Baby grand pianos can produce excellent sound and look majestic in your living room. But if the finish on your baby grand is aging, both of these effects can be diminished. Refinish your piano to restore the shine, beauty and great sound it had when it came out of the factory. The procedure for refinishing your piano involves disassembling the piano, removing the old finish and refinishing each piece. Disassembly assures that the piano will receive an even coat of finish while saving the heart of the piano, the action, from being exposed to dust, vibration and the other potentially harmful effects of refinishing.
Disassemble the Piano
Remove the key cover, the rotating piece that covers the keys of your piano. Locate the set screw on the sides of the cover, then turn the screw. Some pianos have a set screw on each side, some have a set screw on one side only and some have no set screws at all. If no set screws are present, your cover probably rests on two pegs. Rotate the cover to find the correct angle where you can lift the cover off.
Remove the end blocks; these are the “bookends” of your keys, the block to the left of the lowest key and to the right of the highest key. These are attached with a bolt on the underside of the blocks. Remove the bolts, then lift the blocks off the piano.
Remove the front board, the board immediately in from of the keys that measures approximately 2 inches high. Remove the screws from the bottom of the piano that attaches to the board or lift the board from the wooden pegs if there are no screws.
Remove the action, the assembly that contains the keys and hammers; the “interior” of the piano. Note that this assembly is very delicate, containing fragile pieces (such as the hammers) that can break if you don't take care to remove them. Take care not to strike a key, which will raise a hammer; this can break the hammer as there is little room above the hammer when you slide the assembly out of the casing. Place a table large enough to hold the action near the piano. Remove the action assembly by sliding it out of the casing, then place it on the table.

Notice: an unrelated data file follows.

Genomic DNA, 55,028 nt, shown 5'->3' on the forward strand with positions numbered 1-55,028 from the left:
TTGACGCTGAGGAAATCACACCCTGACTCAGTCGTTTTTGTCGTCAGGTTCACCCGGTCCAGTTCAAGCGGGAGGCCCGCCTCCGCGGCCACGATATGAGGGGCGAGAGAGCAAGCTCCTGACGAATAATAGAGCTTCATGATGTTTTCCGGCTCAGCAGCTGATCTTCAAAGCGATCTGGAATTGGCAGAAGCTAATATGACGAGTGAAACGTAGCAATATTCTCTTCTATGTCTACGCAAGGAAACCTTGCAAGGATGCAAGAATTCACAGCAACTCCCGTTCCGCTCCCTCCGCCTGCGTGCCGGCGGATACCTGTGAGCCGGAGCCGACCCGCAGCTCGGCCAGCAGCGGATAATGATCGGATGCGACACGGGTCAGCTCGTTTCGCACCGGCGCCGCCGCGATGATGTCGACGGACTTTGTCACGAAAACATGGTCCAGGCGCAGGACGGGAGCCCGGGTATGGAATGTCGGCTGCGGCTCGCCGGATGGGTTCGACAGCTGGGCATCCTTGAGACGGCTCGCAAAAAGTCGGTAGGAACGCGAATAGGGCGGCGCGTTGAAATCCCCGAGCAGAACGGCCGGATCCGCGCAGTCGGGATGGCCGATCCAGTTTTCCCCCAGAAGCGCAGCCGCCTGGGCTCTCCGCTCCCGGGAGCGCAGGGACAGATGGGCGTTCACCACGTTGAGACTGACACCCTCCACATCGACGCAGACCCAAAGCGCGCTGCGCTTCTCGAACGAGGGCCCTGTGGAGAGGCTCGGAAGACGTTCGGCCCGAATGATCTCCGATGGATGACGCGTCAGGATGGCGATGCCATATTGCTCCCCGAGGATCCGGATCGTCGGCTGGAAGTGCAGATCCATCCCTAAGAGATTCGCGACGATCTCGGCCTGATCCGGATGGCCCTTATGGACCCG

Strip the Piano
Purchase furniture stripper, such as a solvent stripper, from your local hardware store. Do not use a water-based stripper if your piano was built before the 1970s, as it was probably not finished with polyurethanes or epoxies and will not be affected by aqueous strippers. Also purchase stripping gloves, plastic scrapers, steel wool, a gallon of lacquer thinner, a mask and safety glasses if you do not have these items.
Move the parts of the piano to be refinished (all parts, action excepted) to a well-ventilated room with a temperature between 70 and 80 degrees F. Place a fan in a window of the room for increased ventilation. Cover the floor with newspaper. Put on your gloves, mask and safety glasses.
Apply the stripper to the piano parts liberally with a paintbrush. Allow the paint and finish to soften and then scrape off the stripper with your plastic scraper. Repeat until all the paint and finish is removed from all parts of your baby grand; this may take as many as four coats. Crumpled newspaper may be helpful in removing the finish.
Wash the wood with lacquer thinner and lightly scrub with steel wool to remove the stripper.
Buff the stripped parts by rubbing with 400-grit sandpaper or no. 000 steel wool.
Finish the Piano
Apply a grain filler if your piano is made from an open grain wood such as walnut, oak or mahogany. This step is not absolutely essential but it will yield more professional-looking results if your piano is made from an open grain wood.
Apply stain to even out the old stain and produce a more consistent finish.
Apply your preferred finish. Spraying will produce better results than brushing, so choosing a finish with a spray can is preferable. Some people choose polyurethane but it can produce unprofessional results, leaving bubbles on the surface and a generally nonuniform finish. Lacquer is a finish that you can spray from a can to achieve gloss, semi-gloss and satin finishes and produce professional-looking results.
Things You'll Need
- Stripping gloves
- Plastic scrapers
- 400-grit sandpaper
- Steel wool
- Lacquer thinner
- Safety glasses
Kyle Fiechter began writing professionally in 2010. Websites in which his writing has appeared include eHow and LIVESTRONG.COM. He has a Bachelor of Science in neurobiology and physiology from Purdue University. Fiechter is a photographer and designer, and he has video production experience.